The education sector has one of the highest gender pay gaps for full time and part time staff combined. In 2015, when the national average was 9.1% the equivalent gender pay gap in the Education Sector amounted to 25.7% (1). To be fair, there are a number of sectors that have gender pay gaps that are higher than the national average (2). 

It is however interesting to note that some employers in the Education Sector are currently taking steps to address gender pay related issues. The University of Essex is reportedly increasing the salaries of female professors to bring their average salaries in line with those of male professors whilst King’s College London is reputedly preferring female applicants where there are both male and female applicants of equal capability for academic staff positions. Both are addressing identified concerns in advance of the date on which large employers will become obliged to publish their gender pay gap information. 

The Equality Act 2010 (Gender Pay Gap Information) Regulations 2016 are due to come into force in October 2016 and are expected to be published in their final form just before then. They will require employers with 250 or more employees to publish a range of gender pay related information on a Government sponsored website. This will facilitate easy access for comparison purposes to information that includes:

  1. The overall ‘mean’ gender pay gap;
  2. The overall ‘median’ gender pay gap;
  3. The number of male and female relevant employees in each quartile of the organisation’s pay distribution;
  4. The difference in ‘mean’ bonus payments; and
  5. The proportion of male and female relevant employees in receipt of a bonus.

Presumably the action taken by the University of Essex and King’s College London reflects the result of analysis they have undertaken to identify gender pay related areas of concern and their response to addressing those areas of concern.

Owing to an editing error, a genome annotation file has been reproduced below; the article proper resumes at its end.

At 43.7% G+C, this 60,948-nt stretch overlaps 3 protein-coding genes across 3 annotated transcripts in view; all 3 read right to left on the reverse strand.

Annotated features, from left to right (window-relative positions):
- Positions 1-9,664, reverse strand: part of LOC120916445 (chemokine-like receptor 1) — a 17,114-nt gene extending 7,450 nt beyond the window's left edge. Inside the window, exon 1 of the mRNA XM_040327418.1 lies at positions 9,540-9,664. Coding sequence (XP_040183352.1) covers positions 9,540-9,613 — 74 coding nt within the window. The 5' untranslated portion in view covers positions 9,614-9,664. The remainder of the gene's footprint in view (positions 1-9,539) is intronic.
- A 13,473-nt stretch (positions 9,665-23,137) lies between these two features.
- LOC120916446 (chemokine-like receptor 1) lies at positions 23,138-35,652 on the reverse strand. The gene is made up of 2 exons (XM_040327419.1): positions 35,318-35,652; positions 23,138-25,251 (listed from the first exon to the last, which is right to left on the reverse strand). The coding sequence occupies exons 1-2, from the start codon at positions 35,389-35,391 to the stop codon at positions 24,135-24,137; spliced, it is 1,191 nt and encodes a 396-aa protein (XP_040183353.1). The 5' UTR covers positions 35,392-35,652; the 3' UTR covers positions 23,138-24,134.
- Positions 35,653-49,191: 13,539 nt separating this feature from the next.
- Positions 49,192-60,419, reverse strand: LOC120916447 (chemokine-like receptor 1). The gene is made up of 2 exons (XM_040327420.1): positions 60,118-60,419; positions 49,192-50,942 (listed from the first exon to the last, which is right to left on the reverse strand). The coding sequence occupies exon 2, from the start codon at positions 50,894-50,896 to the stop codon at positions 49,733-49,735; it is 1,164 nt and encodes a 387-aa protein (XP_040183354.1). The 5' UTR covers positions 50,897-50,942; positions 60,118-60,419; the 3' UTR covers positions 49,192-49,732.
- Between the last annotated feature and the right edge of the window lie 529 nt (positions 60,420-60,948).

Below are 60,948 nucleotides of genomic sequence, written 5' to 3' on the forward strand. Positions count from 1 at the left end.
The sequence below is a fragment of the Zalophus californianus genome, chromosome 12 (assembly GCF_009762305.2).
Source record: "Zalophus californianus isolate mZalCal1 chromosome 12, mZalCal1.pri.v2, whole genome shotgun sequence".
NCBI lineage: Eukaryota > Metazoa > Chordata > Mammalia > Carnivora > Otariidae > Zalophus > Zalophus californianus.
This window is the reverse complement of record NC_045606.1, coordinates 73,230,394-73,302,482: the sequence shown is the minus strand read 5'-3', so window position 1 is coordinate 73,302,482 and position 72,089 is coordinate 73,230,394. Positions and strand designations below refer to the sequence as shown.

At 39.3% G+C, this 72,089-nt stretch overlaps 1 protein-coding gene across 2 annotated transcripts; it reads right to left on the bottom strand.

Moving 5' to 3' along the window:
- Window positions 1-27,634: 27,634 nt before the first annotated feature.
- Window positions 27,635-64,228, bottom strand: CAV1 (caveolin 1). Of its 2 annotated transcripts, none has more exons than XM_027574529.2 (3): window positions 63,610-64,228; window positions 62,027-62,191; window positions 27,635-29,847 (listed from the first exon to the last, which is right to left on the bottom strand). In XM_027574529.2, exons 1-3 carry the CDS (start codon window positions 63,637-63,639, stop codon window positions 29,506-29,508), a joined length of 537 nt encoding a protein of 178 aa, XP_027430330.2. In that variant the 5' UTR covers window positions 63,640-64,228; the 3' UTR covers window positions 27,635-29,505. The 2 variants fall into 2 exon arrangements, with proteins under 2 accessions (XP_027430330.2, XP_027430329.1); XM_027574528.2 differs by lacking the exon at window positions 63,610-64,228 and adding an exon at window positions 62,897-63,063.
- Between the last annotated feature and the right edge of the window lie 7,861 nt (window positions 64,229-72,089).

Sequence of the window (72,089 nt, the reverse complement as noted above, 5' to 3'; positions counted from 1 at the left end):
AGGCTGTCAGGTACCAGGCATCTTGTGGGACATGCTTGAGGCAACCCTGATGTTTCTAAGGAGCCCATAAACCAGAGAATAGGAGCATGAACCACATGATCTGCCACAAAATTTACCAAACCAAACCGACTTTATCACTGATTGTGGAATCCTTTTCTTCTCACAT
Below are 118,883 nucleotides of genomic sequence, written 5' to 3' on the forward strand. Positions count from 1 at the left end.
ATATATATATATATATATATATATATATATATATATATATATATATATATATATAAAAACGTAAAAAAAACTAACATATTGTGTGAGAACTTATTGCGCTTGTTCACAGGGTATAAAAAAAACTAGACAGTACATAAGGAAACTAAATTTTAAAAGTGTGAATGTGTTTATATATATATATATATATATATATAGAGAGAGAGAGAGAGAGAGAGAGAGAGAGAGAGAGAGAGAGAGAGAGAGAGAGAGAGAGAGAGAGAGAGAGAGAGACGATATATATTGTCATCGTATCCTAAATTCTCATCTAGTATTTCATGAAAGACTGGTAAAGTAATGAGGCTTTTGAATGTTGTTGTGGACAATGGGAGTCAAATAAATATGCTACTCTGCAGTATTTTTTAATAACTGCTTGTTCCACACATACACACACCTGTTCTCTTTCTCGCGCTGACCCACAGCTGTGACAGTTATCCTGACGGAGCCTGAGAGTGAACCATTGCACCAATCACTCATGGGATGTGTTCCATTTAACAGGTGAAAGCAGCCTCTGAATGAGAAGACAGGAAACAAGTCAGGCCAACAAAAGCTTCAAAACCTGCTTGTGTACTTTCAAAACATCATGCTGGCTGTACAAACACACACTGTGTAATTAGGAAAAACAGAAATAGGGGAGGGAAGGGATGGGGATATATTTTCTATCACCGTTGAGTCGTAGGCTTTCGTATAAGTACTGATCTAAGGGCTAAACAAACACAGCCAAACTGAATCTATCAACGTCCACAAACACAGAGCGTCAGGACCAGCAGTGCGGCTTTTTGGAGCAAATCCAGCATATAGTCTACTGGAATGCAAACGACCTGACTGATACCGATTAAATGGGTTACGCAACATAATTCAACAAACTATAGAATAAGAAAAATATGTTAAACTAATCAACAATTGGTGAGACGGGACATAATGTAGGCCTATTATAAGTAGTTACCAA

Other large employers should follow suit, in terms of undertaking gender pay related analysis now, for the following reasons:

  • The details employers will have to publish in 2018 will relate to bonus payments in the current financial year and basic pay that relates to the April 2017 pay period;
  • It may be necessary to adapt existing systems to allow for the extraction of the information necessary to undertake the calculations;
  • A ‘dummy run’ based on April 2016 figures will highlight the likely results of the exercise that will have to be undertaken next year, whilst there is still time to address the position;
  • It would be wise to allow time for an investigation of the reasons for any gender pay difference well before the results have to be published. There are usually lots of reasons why the average rates of pay of female employees are different to those of male employees when taken across an entire organisation. Often they have nothing to do with unlawful behaviour on the part of the employer but it takes time and effort to establish that this is the case. 

Being able to present a gender pay gap as not being related to discriminatory factors could make all the difference to the reputation of an organisation and the management of the risk of expensive equal pay related challenges in the brave new world of openness and accountability in respect of gender pay.

  1. Office for National Statistics - Both figures based on gross hourly earnings excluding overtime for both full and part time employees, calculated on a median basis.
  2. Office for National Statistics - Annual Survey of Hours and Earnings (ASHE) 2015 - Gender pay gap for median gross hourly earnings (excluding overtime) by industry sectors, UK, April 2015